I am a theoretical physicist studying the emergence of fascinating phenomena in strongly interacting living matter, such as cognition and brain development. Some examples include the control of dynamics in brain networks: how the topology of white matter changes across development, and the geometry of neural activity during effective learning. I develop analytical models guided by empirical observations, in order to bridge between microscopic constituents and the macroscopic emergent phenomena that governs our daily life. For current projects, please see my research group page (on the right).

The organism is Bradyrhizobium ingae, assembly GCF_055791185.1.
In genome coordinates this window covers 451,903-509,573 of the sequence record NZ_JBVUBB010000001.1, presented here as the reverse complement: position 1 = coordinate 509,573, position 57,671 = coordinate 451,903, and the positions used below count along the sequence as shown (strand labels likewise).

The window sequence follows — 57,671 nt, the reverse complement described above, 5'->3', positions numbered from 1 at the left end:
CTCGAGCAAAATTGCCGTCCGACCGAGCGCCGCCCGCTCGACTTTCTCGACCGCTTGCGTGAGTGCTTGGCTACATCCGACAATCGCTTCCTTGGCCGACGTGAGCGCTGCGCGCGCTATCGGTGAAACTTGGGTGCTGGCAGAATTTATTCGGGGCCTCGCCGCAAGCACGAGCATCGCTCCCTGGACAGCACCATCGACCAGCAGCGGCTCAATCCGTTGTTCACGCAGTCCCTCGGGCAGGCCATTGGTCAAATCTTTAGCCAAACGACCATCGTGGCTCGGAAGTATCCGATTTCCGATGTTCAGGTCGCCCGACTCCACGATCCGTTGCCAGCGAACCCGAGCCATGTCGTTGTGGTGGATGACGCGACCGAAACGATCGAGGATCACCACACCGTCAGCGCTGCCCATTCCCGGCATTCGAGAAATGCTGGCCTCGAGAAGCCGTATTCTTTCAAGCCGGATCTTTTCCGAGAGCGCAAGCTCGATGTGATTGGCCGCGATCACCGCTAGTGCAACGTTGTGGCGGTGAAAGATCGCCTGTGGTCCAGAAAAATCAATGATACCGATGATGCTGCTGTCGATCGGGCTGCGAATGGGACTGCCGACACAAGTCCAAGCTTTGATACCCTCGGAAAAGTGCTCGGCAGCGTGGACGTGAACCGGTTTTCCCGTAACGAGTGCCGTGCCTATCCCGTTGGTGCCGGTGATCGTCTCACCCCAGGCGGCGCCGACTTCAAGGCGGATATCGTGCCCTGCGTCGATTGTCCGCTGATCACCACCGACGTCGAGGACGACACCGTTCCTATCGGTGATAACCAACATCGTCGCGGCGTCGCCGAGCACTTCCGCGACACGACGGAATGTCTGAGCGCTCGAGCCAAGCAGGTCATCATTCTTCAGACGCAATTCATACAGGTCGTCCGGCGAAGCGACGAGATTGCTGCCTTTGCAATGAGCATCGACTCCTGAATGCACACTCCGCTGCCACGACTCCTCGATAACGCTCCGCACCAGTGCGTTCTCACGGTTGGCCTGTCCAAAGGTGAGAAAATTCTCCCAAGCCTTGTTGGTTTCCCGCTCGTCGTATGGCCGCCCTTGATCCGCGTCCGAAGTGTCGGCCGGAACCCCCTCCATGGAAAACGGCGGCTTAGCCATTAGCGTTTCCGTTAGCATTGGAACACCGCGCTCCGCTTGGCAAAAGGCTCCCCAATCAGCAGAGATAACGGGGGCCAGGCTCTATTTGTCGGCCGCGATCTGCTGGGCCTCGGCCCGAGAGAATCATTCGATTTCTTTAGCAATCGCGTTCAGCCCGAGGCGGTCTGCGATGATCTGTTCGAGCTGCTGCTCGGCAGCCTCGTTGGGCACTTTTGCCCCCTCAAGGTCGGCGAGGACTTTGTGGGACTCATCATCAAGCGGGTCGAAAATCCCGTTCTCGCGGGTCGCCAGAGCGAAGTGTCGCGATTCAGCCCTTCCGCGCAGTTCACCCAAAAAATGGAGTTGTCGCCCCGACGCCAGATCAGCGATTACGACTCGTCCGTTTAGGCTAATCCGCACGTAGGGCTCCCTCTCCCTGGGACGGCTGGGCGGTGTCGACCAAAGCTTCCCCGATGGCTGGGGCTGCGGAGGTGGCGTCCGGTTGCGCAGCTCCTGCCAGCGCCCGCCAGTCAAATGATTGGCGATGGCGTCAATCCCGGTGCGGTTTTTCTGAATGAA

In 2015, I received my PhD in physics from the Massachusetts Institute of Technology, where I worked with Xiao-Gang Wen on on strongly-correlated electrons -- especially topological quantum phases that are protected by symmetry. I hold an MPhil at the University of Cambridge (where I was a Gates scholar), and a BS from Yale University.